Nadler sets Dec. 6 deadline for White House to say if it will take part in impeachment hearings

House Judiciary Committee Chairman Jerrold NadlerJerrold (Jerry) Lewis NadlerJudiciary members battle over whether GOP treated fairly in impeachment hearings Live coverage: House Judiciary to vote on impeachment after surprise delay House passes bill that would give legal status to thousands of undocumented farmworkers MORE (D-N.Y.) has informed President TrumpDonald John TrumpDemocrats ask if they have reason to worry about UK result Trump scramble to rack up accomplishments gives conservatives heartburn Seven years after Sandy Hook, the politics of guns has changed MORE that he has until Dec. 6 to let the committee know whether his counsel will participate in upcoming impeachment proceedings. 

"I am writing to determine if your counsel will ... participate in the upcoming impeachment proceedings. In particular, please provide the Committee notice of whether your counsel intends to participate, specifying which of the privileges your counsel seeks to exercise, no later than 5:00 p.m. on December 6, 2019," Nadler wrote to Trump in a letter dated Friday.

The notice follows a Monday letter from House Intelligence Committee Chairman Adam SchiffAdam Bennett SchiffSupreme Court takes up fight over Trump financial records Democrats approve two articles of impeachment against Trump in Judiciary vote McConnell, White House lawyer huddle on impeachment strategy MORE (D-Calif.) to Democratic lawmakers saying that the committees leading the impeachment inquiry are putting together a report for the Judiciary Committee that they hope to send after members return from Thanksgiving.

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“Over the course of our inquiry, we have uncovered a months-long effort in which President Trump again sought foreign interference in our elections for his personal and political benefit at the expense of our national interest," Schiff wrote. 

Nadler on Friday also wrote to the Judiciary Committee's top Republican Doug CollinsDouglas (Doug) Allen CollinsImpeachment obliterates tinges of comity in House Overnight Defense: Mattis downplays Afghanistan papers | 'We probably weren't that good at' nation building | Judiciary panel approves two impeachment articles | Stage set for House vote next week Trump invites Judiciary Republicans to gathering after they missed White House party during impeachment markup MORE (Ga.) asking whether Collins would like to issue any subpoenas or interrogatories relating to the matter. He also gave the GOP congressman until Dec. 6 to notify him.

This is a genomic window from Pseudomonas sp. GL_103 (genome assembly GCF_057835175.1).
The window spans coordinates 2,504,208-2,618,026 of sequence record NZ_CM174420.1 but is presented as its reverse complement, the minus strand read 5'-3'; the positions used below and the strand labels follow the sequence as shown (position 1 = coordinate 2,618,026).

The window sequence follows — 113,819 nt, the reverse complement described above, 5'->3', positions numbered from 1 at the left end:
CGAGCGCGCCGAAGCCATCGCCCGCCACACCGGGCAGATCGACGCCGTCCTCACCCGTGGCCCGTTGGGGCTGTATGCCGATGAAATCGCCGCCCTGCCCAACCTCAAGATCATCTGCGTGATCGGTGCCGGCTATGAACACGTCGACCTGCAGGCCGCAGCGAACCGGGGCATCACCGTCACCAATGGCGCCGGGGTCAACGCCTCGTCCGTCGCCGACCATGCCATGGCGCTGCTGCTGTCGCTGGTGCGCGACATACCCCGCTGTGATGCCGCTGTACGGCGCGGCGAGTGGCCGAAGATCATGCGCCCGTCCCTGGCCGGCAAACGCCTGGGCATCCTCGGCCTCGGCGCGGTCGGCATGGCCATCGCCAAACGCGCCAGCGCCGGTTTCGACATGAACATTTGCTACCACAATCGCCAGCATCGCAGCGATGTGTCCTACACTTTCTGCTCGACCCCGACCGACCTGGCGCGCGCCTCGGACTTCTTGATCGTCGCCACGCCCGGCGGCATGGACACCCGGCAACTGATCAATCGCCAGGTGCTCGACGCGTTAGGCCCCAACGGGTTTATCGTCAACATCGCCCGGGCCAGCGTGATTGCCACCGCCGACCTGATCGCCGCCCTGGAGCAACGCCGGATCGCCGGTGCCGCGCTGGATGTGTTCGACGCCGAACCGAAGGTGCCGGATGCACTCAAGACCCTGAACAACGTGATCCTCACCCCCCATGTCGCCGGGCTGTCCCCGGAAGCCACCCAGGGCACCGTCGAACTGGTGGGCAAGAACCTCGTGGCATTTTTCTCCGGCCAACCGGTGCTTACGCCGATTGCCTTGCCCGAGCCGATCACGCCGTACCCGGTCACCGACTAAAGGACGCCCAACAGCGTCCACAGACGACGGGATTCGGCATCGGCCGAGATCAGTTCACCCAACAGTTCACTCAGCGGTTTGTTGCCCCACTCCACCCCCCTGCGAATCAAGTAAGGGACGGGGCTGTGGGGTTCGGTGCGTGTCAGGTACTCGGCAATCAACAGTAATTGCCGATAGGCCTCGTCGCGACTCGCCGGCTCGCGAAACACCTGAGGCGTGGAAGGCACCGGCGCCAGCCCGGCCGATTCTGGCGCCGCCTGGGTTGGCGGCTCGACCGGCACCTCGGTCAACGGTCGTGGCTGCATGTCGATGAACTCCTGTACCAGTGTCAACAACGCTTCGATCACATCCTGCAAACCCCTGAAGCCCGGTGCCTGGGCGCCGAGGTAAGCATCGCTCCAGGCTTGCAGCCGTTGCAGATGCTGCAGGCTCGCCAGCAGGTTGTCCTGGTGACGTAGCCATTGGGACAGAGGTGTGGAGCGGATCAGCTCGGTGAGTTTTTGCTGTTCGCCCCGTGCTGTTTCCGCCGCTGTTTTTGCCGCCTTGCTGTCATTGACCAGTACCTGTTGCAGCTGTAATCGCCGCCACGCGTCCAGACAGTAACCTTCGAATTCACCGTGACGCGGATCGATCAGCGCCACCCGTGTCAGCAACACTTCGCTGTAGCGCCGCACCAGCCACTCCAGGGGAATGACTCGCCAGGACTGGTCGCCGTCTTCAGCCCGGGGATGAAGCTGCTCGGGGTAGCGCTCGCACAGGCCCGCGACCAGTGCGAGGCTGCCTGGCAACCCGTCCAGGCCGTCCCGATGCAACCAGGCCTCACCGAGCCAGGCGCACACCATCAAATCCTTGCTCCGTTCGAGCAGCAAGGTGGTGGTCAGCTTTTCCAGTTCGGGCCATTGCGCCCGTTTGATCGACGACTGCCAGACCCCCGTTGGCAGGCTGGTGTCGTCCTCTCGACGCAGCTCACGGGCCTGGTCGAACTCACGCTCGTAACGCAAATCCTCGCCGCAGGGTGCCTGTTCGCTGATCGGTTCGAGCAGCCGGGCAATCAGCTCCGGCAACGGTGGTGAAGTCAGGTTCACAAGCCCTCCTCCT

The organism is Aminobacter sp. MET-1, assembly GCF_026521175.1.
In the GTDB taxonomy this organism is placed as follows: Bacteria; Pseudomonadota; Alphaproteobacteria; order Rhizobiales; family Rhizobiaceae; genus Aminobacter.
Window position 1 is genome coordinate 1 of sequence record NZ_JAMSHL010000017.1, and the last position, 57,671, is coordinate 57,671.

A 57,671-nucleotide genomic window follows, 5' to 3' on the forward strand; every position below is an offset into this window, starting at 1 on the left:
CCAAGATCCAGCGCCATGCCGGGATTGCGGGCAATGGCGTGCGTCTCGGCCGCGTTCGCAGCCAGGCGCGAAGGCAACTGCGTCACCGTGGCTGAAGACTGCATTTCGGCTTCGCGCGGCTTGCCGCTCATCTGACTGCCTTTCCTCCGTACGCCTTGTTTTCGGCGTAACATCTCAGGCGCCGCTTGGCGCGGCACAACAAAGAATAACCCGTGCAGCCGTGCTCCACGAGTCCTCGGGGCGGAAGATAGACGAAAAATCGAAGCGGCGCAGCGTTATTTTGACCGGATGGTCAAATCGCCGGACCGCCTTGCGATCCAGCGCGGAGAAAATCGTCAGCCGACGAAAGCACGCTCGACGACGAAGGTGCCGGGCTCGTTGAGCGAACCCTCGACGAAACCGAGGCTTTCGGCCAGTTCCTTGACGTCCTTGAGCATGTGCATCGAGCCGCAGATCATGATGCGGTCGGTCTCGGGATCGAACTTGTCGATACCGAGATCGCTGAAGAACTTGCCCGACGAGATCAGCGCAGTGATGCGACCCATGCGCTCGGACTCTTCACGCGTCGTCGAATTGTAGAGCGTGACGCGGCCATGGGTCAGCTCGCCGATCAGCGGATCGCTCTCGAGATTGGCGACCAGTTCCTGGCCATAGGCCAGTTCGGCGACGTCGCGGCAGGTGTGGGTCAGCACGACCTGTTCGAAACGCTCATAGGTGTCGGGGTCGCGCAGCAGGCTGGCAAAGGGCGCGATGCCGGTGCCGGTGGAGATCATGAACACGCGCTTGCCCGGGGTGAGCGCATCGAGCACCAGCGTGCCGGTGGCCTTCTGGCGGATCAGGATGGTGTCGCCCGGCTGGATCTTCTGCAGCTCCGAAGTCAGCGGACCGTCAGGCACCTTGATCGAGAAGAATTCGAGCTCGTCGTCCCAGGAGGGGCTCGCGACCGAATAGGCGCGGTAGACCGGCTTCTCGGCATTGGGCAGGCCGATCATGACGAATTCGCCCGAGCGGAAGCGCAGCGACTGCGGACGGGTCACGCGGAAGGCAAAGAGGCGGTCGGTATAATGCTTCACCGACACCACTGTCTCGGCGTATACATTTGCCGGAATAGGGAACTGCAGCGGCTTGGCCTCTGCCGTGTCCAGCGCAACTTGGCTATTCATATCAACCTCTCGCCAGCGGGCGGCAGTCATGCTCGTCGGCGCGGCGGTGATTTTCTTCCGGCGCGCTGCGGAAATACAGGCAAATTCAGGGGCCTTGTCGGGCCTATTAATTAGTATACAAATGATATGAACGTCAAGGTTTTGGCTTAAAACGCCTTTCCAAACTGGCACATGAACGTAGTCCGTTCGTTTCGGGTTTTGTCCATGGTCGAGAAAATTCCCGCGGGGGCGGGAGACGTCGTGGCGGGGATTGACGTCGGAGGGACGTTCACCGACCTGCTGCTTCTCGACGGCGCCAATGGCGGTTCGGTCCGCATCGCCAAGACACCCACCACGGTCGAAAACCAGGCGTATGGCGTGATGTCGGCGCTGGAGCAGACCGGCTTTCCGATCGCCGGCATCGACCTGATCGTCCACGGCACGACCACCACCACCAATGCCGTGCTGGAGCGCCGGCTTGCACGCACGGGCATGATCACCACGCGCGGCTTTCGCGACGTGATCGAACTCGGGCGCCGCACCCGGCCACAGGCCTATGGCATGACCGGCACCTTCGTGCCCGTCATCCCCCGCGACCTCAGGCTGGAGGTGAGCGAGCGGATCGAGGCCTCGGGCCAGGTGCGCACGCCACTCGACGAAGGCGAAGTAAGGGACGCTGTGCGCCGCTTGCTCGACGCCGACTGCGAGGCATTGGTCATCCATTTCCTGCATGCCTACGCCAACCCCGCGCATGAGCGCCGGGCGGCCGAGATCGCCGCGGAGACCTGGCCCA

"I am prepared to schedule a meeting of the Committee on Monday, December 9, 2019 to consider any such referrals," Nadler wrote to Collins.

A Republican Judiciary aide told The Hill in an email that Nadler has not responded to four recent letters from Republicans with concerns about the impeachment probe. 

The aide also said that Republicans hope to hear from Nadler about why he is setting deadlines before receiving the Intelligence Committee's report. 

The resolution on impeachment passed by the House last month says that the judiciary ranking minority member is allowed to require subpoenas and interrogatories "with the concurrence of the chair."
 
If the chair doesn't agree, then the ranking member can refer the decision to the committee. 

The chairman's letters follow two weeks of public testimony this month in the impeachment hearing into President Trump's dealings with Ukraine.

Updated 9:15 p.m.